Let $X\in C$ and $a\in\mathbb{R}$. Then $q(aX)=\det(aX)=\det(aI_{2})\det X=a^{2}\det X=a^{2}q(X)$. It is also evident that if $X=\begin{bmatrix}a&b\\ c&d\end{bmatrix}$ then setting $\bar{X}=\begin{bmatrix}d&-b\\ -c&a\end{bmatrix}$ makes $(\det X)I_{2}=X\bar{X}$ and also $\operatorname{T}(X)I_{2}=X+\bar{X}$, where $\operatorname{T}(X)$ is the trace of $X$. Hence

 $\displaystyle b(X,Y)=(q(X+Y)-q(X)-q(Y))I_{2}=(\det(X+Y))I_{2}-(\det X)I_{2}-(% \det Y)I_{2}\\ \displaystyle=(X+Y)\overline{(X+Y)}-X\bar{X}-Y\bar{Y}\\ \displaystyle=Y\bar{X}+X\bar{Y}=\operatorname{T}(X\bar{Y})I_{2}.$

Therefore, $b(X,Y)=\operatorname{T}(X\bar{Y})$. Since $\operatorname{T}(X\bar{Y})=\operatorname{T}(\bar{Y}X)=\operatorname{T}(X\bar{Y})$, it follows that $b$ is a symmetric bilinear form and so $q$ is quadratic form.

Finally, for composition note

 $q(XY)=\det(XY)=detX\det Y=q(X)q(Y).$

Therefore $C$ is a composition algebra. ∎

This gives two new composition algebras over $\mathbb{R}$ and indeed there is a third, constructed below as the algebra $\left(\frac{1,1,1}{\mathbb{R}}\right)$, which is 8-dimensional and non-associative but unlike the octonions, it has non-trivial zero-divisors.

###### Definition 3.

A composition algebra is split if the quadratic form is isotropic.

The example of $\mathbb{R}\oplus\mathbb{R}$ and $M_{2}(\mathbb{R})$ just given are both examples of split composition algebras.

## 3 Involution

Define

 $\bar{x}:=b(x,1)1-x,\qquad\forall x\in C.$

Immediately it follows that: for all $x,y\in C$,

1. 1.

$\overline{\bar{x}}=x$,

2. 2.

$\overline{x+y}=\bar{x}+\bar{y}$,

3. 3.

$\bar{1}=1$.

Define the trace of $x$ as $T(x)=x+\bar{x}$ and the norm of $x$ as $N(x)=\bar{x}x$. Then it follows that:

 $x^{2}-T(x)x+N(x)=0,\qquad\forall x\in C.$

So $C$ is a quadratic algebra since every element in $x$ has at most a quadratic minimal polynomial  . In fact $N(x)$ is a quadratic form allowing composition.

## 4 Constructing composition algebras

All of the following are composition algebras. [5, III.4]

$\dim 1$:

$k$, with trivial involution $x=\bar{x}$ for all $x$ in $k$.

$\dim 2$:

For any $\alpha\in k$, a quadratic extension    of $k$, that is

 $\left(\frac{\alpha}{k}\right)=\langle 1,i|i^{2}=\alpha\rangle.$

Here $\{1,i\}$ is a basis and has an involution defined by $\bar{1}=1$ and $\bar{i}=-i$.

$\dim 4$:

For any $\alpha,\beta\in k$, a quaternion algebra over $k$ defined as

 $\left(\frac{\alpha,\beta}{k}\right)=\langle 1,i,j|i^{2}=\alpha,j^{2}=\beta,ij=% -ji\rangle$

Then $\{1,i,j,ij\}$ forms a basis.11It is common to use $k$ for $ij$, but $k$ here is used exclusively for the underlying field. An involution is defined by $\bar{1}=1$, $\bar{i}=-i$, $\bar{j}=-j$ and extended linearly.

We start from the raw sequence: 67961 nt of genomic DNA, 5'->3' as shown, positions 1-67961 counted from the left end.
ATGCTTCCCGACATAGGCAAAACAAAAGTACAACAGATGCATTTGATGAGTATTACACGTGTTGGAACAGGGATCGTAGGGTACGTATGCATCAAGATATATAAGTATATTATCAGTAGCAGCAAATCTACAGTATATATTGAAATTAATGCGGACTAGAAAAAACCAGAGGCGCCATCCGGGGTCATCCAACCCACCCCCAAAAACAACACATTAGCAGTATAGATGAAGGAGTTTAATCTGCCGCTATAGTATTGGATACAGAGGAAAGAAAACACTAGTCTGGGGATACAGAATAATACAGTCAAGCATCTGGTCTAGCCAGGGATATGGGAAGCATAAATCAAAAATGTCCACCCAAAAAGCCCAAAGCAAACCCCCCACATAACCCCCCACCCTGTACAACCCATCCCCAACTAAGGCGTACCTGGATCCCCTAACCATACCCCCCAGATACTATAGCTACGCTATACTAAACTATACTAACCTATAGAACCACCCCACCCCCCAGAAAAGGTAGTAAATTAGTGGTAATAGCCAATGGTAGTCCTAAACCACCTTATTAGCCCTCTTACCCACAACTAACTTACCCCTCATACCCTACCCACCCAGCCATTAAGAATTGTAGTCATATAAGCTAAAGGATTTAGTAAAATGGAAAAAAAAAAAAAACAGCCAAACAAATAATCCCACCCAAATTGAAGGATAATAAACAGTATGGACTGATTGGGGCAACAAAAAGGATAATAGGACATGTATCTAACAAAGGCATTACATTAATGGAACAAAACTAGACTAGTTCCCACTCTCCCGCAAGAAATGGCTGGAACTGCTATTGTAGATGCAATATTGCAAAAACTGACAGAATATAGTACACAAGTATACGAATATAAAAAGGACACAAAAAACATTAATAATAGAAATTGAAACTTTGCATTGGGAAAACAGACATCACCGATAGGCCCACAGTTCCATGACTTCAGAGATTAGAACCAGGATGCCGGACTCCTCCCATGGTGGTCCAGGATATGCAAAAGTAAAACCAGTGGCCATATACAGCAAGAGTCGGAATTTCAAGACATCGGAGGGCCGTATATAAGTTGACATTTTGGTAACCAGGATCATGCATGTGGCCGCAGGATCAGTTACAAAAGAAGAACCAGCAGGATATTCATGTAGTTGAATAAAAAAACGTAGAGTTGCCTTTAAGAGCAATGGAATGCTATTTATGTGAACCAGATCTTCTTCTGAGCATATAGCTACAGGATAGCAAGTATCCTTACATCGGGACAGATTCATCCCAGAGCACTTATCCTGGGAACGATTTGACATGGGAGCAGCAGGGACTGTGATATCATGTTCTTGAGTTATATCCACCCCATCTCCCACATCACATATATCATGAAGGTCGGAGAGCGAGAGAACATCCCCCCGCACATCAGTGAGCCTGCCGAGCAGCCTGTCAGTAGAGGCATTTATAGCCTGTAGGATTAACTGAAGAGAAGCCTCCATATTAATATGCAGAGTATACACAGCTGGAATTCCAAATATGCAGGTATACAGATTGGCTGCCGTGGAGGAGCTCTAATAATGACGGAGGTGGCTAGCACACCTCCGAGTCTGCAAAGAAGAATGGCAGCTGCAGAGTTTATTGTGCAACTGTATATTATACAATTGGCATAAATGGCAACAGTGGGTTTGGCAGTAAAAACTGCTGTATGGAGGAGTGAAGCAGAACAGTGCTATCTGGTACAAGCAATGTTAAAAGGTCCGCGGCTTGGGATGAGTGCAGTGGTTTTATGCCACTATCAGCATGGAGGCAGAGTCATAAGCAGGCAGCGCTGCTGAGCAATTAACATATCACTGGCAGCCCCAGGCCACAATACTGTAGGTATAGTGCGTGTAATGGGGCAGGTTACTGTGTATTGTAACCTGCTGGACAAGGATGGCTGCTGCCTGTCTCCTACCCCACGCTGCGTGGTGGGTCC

$\dim 8$:

For any $\alpha,\beta,\gamma\in k$, an octonion algebra over $k$:

 $\displaystyle\left(\frac{\alpha,\beta,\gamma}{k}\right)=\langle 1,i,j,l|i^{2}=% \alpha,j^{2}=\beta,l^{2}=\gamma,\quad ij=-ji,il=-li,jl=-lj,\\ \displaystyle i(lj)=-l(ij),(li)j=l(ji),(li)(lj)=-\gamma ji\rangle.$

The set $\{1,i,j,ij,l,il,jl,ijl\}$ is a basis. An involution is defined by $\bar{1}=1$, $\bar{i}=-i$, $\bar{j}=-j$, $\bar{l}=-l$ and extended linearly.

Each of these algebras can be realized by the Cayley-Dickson method which takes $C$ an associative $k$-algebra with involution and produces for each $\alpha\in C-\{0\}$ a new algebra $\left(\frac{\alpha}{C}\right)$ on the vector space $C\oplus C$ with product

 $(a,b)(c,d)=(ac+\alpha d\bar{b},\bar{a}d+cb).$

Set the involution on $\left(\frac{\alpha}{C}\right)$ to be $\overline{(a,b)}=(\bar{a},-b)$.

The algebras are equipped with a trace $Tr(x)=x+\bar{x}$, and norm $N(x)=x\bar{x}$. This norm serves as the quadratic map to establish these algebras a composition algebras. The images of the trace and norm lie in $k$.

The new algebra is associative only if $C$ is commutative, otherwise it is alternative. This means that $\displaystyle k,\left(\frac{\alpha}{k}\right),\left(\frac{\alpha,\beta}{k}\right)$ are the associative composition algebras.

An algebra is a division algebra if the only zero-divisor is $0$ [5, II.2]. A central simple composition algebra with a non-trivial zero-divisor is called a split composition algebra. Finite dimensional split central simple composition algebras are unique up to isomorphism      to one of

 $k,\quad\left(\frac{1}{k}\right)\cong k\oplus k,\quad\left(\frac{1,1}{k}\right)% \cong M_{2}(k),\quad\left(\frac{1,1,1}{k}\right).$

## 5 Classification theorem

###### Theorem 4.

[2, Theorem 6.2.3] A composition algebra $C$ over a field $k$ with quadratic form $q(x)=x\bar{x}$ is isomorphic to one of the following:

1. (i)

$E/F$$2$ and exponent $1$ (trivial involution) so $q(x)=x^{2}$.

2. (ii)

$k$ with trivial involution, so $q(x)=x^{2}$,

3. (iii)

Quadratic composition algebra: $\left(\frac{\alpha}{k}\right)$ for $\alpha\in k$,

4. (iv)

$\left(\frac{\alpha,\beta}{k}\right)$ for $\alpha,\beta\in k$,

5. (v)

Octonion algebra: $\left(\frac{\alpha,\beta,\gamma}{k}\right)$ for $\alpha,\beta,\gamma\in k$.

In particular, all composition algebras over $k$, save perhaps those of type $(i)$, are finite dimensional and of dimension  $1$, $2$, $4$ or $8$.

## References

Title composition algebra CompositionAlgebra 2013-03-22 15:11:33 2013-03-22 15:11:33 Algeboy (12884) Algeboy (12884) 14 Algeboy (12884) Definition msc 17A75 TheoremsOnSumsOfSquares